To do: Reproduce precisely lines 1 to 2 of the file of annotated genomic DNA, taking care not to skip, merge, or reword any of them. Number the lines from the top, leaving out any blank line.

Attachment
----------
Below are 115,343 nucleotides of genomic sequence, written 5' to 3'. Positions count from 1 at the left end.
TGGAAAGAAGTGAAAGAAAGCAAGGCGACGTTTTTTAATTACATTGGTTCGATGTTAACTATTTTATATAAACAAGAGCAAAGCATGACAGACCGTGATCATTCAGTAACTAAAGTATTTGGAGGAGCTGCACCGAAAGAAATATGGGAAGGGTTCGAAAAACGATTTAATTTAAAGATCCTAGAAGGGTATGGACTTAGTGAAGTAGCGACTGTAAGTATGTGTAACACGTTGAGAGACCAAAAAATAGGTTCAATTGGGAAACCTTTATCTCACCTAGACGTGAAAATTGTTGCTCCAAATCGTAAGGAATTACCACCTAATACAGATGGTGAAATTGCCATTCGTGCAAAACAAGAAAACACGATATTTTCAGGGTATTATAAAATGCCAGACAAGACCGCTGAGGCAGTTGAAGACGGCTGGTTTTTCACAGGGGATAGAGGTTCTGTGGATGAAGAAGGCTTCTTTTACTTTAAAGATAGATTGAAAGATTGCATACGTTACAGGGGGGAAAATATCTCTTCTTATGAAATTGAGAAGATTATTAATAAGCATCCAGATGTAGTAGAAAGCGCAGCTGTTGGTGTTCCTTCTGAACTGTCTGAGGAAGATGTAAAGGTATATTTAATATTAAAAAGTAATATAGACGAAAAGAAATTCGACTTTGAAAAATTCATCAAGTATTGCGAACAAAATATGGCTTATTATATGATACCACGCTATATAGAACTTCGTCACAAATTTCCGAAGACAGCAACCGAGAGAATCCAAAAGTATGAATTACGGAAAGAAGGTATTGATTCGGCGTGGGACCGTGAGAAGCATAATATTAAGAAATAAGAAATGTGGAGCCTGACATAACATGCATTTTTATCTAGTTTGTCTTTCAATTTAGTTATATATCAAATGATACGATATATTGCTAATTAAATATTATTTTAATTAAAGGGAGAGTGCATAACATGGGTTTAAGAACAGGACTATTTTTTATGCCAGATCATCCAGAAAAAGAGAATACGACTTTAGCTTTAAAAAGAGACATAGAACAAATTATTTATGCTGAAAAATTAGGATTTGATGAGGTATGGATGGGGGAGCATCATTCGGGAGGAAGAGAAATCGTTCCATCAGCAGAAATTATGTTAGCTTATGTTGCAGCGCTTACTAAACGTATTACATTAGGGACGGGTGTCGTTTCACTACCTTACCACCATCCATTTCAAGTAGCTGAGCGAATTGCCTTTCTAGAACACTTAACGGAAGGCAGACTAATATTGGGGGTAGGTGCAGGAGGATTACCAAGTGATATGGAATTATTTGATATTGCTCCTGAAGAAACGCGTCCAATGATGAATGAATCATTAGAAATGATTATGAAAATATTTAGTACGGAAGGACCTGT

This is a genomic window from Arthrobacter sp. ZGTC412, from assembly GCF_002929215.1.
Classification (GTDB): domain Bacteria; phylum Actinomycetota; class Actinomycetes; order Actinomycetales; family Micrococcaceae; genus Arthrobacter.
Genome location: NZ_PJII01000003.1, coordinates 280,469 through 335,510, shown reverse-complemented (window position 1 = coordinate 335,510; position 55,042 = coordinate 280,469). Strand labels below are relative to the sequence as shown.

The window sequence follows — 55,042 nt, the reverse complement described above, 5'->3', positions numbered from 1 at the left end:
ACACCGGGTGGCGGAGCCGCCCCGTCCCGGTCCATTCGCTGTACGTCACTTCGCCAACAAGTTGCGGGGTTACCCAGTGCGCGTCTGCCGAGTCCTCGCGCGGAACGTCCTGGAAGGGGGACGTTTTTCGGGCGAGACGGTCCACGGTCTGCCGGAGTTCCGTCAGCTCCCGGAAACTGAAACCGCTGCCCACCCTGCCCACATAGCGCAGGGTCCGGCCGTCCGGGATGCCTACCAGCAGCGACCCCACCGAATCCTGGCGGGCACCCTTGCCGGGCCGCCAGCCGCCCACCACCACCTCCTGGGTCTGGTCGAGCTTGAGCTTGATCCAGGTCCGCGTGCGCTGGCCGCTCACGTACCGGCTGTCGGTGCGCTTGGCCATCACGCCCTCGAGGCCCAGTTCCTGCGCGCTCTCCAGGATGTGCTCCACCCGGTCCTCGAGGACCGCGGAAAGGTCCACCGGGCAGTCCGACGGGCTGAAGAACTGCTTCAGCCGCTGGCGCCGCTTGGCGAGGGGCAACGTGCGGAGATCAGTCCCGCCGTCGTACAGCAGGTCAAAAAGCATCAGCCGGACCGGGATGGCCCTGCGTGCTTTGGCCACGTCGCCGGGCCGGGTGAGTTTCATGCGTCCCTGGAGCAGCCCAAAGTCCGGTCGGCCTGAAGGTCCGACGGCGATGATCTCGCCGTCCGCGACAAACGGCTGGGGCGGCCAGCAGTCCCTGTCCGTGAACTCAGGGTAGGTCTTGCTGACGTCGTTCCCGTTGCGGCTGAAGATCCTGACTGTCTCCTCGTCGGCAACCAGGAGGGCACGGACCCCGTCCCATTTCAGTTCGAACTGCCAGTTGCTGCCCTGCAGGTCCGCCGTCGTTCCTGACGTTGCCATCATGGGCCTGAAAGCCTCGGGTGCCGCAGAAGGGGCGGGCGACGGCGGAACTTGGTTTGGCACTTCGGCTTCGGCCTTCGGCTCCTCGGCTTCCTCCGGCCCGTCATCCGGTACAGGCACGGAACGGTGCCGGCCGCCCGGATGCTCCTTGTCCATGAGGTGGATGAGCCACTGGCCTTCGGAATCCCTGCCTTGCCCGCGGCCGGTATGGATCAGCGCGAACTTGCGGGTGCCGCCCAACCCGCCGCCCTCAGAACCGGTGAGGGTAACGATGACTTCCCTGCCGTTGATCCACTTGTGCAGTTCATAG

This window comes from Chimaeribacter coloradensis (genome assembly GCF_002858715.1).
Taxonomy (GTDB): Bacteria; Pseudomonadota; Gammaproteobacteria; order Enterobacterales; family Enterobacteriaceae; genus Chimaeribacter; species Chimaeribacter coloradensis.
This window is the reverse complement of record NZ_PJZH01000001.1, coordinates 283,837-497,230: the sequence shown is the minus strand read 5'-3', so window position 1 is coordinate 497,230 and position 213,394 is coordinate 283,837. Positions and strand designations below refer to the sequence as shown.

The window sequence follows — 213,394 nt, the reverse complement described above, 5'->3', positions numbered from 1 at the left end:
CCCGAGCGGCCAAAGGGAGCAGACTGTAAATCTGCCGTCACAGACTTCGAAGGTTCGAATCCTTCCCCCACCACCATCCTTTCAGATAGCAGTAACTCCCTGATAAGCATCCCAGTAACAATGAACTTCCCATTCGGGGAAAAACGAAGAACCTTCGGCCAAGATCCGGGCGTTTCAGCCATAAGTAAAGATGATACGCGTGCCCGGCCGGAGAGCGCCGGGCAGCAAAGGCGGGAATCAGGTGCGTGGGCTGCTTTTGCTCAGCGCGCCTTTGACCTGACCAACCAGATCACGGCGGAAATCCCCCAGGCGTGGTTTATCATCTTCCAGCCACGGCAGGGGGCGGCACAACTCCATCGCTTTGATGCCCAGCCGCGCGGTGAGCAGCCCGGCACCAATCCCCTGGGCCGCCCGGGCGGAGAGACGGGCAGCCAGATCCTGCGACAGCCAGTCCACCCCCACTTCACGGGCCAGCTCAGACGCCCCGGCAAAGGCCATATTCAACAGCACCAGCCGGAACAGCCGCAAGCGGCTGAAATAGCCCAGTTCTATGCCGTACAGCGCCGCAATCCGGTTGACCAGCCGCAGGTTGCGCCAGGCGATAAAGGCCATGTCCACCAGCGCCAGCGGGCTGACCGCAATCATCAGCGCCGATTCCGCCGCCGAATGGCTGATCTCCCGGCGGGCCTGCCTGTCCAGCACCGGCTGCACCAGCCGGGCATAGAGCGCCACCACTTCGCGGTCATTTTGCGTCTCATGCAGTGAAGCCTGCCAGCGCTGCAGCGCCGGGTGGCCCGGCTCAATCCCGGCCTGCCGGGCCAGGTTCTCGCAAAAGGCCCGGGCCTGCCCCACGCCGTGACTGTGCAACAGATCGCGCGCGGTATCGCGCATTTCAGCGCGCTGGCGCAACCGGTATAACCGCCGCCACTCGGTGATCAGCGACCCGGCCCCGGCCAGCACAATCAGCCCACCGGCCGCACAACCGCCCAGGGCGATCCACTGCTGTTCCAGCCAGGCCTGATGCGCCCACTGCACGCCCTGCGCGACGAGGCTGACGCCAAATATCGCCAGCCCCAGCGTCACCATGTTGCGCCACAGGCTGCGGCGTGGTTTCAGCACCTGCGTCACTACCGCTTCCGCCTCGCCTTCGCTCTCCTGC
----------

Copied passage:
Below are 115,343 nucleotides of genomic sequence, written 5' to 3'. Positions count from 1 at the left end.
TGGAAAGAAGTGAAAGAAAGCAAGGCGACGTTTTTTAATTACATTGGTTCGATGTTAACTATTTTATATAAACAAGAGCAAAGCATGACAGACCGTGATCATTCAGTAACTAAAGTATTTGGAGGAGCTGCACCGAAAGAAATATGGGAAGGGTTCGAAAAACGATTTAATTTAAAGATCCTAGAAGGGTATGGACTTAGTGAAGTAGCGACTGTAAGTATGTGTAACACGTTGAGAGACCAAAAAATAGGTTCAATTGGGAAACCTTTATCTCACCTAGACGTGAAAATTGTTGCTCCAAATCGTAAGGAATTACCACCTAATACAGATGGTGAAATTGCCATTCGTGCAAAACAAGAAAACACGATATTTTCAGGGTATTATAAAATGCCAGACAAGACCGCTGAGGCAGTTGAAGACGGCTGGTTTTTCACAGGGGATAGAGGTTCTGTGGATGAAGAAGGCTTCTTTTACTTTAAAGATAGATTGAAAGATTGCATACGTTACAGGGGGGAAAATATCTCTTCTTATGAAATTGAGAAGATTATTAATAAGCATCCAGATGTAGTAGAAAGCGCAGCTGTTGGTGTTCCTTCTGAACTGTCTGAGGAAGATGTAAAGGTATATTTAATATTAAAAAGTAATATAGACGAAAAGAAATTCGACTTTGAAAAATTCATCAAGTATTGCGAACAAAATATGGCTTATTATATGATACCACGCTATATAGAACTTCGTCACAAATTTCCGAAGACAGCAACCGAGAGAATCCAAAAGTATGAATTACGGAAAGAAGGTATTGATTCGGCGTGGGACCGTGAGAAGCATAATATTAAGAAATAAGAAATGTGGAGCCTGACATAACATGCATTTTTATCTAGTTTGTCTTTCAATTTAGTTATATATCAAATGATACGATATATTGCTAATTAAATATTATTTTAATTAAAGGGAGAGTGCATAACATGGGTTTAAGAACAGGACTATTTTTTATGCCAGATCATCCAGAAAAAGAGAATACGACTTTAGCTTTAAAAAGAGACATAGAACAAATTATTTATGCTGAAAAATTAGGATTTGATGAGGTATGGATGGGGGAGCATCATTCGGGAGGAAGAGAAATCGTTCCATCAGCAGAAATTATGTTAGCTTATGTTGCAGCGCTTACTAAACGTATTACATTAGGGACGGGTGTCGTTTCACTACCTTACCACCATCCATTTCAAGTAGCTGAGCGAATTGCCTTTCTAGAACACTTAACGGAAGGCAGACTAATATTGGGGGTAGGTGCAGGAGGATTACCAAGTGATATGGAATTATTTGATATTGCTCCTGAAGAAACGCGTCCAATGATGAATGAATCATTAGAAATGATTATGAAAATATTTAGTACGGAAGGACCTGT